As a whole, this election season has been one blood-boiling and stomach-churning ride with plenty of moments that seem straight out of a fever dream. The inaugural 2020 presidential debate showcased an unbearable hour and a half of vapid taunting and even captured a bit of reality television entertainment when Democratic nominee Joe Biden — in a moment of heat — snapped at President Donald Trump on the stands. CNN’s Dana Bash later labeled the debate “a shitshow,” and in all honesty, that pretty much sums up how every debate — and everything related to the election — has progressed.
In honor of next Tuesday’s grand Election Day, here’s a playlist that captures this election season’s fiery mess and also offers a bit of calm before the next (possible) storm. Whether you’re trying to spike up your adrenaline or calm down those nerves before Election Day, this playlist has got you covered:
“I Know the End” by Phoebe Bridgers
“Windows down, scream along/ To some America First rap country song”
The last tune off of Bridgers’ most recent album, Punisher, this song conveys a sense of madness that feels particularly American. Play it at the end of a punishing run on an uncharacteristically hot fall day (because global warming) and try not to break into a sprint. Bridgers has said that one of the main themes running through Punisher is that of personal crisis intersecting with global crisis. It all coalesces on “I Know the End,” which closes with a massive, collective, throaty scream by Bridgers and her bandmates. “I Know the End” may not solve your problems, but it will provide catharsis.
“Vito’s Ordination Song” by Sufjan Stevens
This seven-minute saga is just the calming lullaby we all need. Stevens’ voice feels nurturing, especially backed with collaborator Elin Smith singing, “Rest in my arms/ Sleep in my bed/ There’s a design/ To what I did and said.” The acoustic guitar and horns add to the song’s warm feel, telling us it’s all going to be OK. And while it might not be true, it’s nice to think so.
“Turtleneck” by The National
“Just another man, in shitty suits, everybody’s cheering for/ This must be the genius we’ve been waiting years for”
The National is no stranger to the election song genre, releasing “Mr. November” after the 2004 election and penning the score to one of Obama’s national campaign ads in 2008, “Fake Empire.” This track was, according to lead singer Matt Berninger, a “visceral reaction” to Trump winning in 2016. But the sardonic line “This must be the genius we’ve been waiting years for” feels almost interchangeable with this election, with three and a half years of intense anger, indignance, dysfunction and polarization building up — or perhaps, falling flat — to an opposing candidate many have elected to just “settle for.”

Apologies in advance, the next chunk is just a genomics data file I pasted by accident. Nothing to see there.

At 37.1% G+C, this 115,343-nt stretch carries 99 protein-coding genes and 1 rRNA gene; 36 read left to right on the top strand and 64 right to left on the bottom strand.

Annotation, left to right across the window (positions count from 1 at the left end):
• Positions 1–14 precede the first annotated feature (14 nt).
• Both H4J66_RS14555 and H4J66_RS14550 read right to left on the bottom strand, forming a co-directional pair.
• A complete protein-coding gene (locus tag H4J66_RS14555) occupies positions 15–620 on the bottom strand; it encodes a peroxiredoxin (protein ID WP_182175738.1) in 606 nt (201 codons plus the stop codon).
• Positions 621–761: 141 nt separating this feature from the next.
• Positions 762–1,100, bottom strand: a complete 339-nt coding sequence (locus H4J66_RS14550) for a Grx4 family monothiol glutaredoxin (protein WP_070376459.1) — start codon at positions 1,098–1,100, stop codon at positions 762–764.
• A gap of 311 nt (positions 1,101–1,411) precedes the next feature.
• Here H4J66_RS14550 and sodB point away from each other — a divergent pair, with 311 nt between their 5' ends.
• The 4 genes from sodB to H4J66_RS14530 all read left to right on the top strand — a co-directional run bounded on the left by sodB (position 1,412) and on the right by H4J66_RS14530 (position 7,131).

“This Must Be the Place” by Talking Heads
After an election, all we could want is a safe, calm place to rest our heads. David Byrne knows this feeling well, despite coming off mostly as a cold, distant figure in pop culture. “Home is where I want to be/ but I guess I’m already there/ I feel numb, born with a weak heart/ I guess I must be having fun” is the most romantic, loving, calming lyrics ever written by a man once obsessed with psycho killers, and it’s a feeling we should all take away from whatever happens during this election.
“FDT” by YG, Nipsey Hussle
It’s pretty self-explanatory, isn’t it? Someone had to include it. Feel free to contact me if you feel like this is an inappropriate choice.
“Start a Riot” by Duckwrth, Shaboozey
Sure, Trump’s Supreme Court justice pick, Amy Coney Barrett, was recently sworn in — exactly a week before Election Day. But remember when Barrett was unable to name the five freedoms protected under the First Amendment during her confirmation hearing? “Speech, religion, press, assembly … I don’t know — what am I missing?” she asked. Well, maybe Duckwrth and Shaboozey’s tune can help Barrett remember, and never forget, what the last freedom is. Perhaps next time, Barrett will be able to answer such a simple question confidently — considering it’s also a question asked on the U.S. Naturalization Test.
“1950” by King Princess
With Barrett having been sworn in, the conversation surrounding LGBTQ rights and women’s rights up in the air, rampant racism and two middle-aged white men competing to run the country, we might not have to “play 1950” for much longer because we’ll be living in it. This song can be nice and relaxing after a stressful day of thinking about the country’s imminent doom, but the now eerie comparison to 1950 just doesn’t sit right. Sorry King Princess, instead of manifesting love and relationships, this song manifested the actual year.
“I’m So Tired” by Fugazi
Electoral politics, the 24-hour news cycle and fly memes. Please, make it stop.
Manuela Lopez Restrepo
Here’s the full playlist: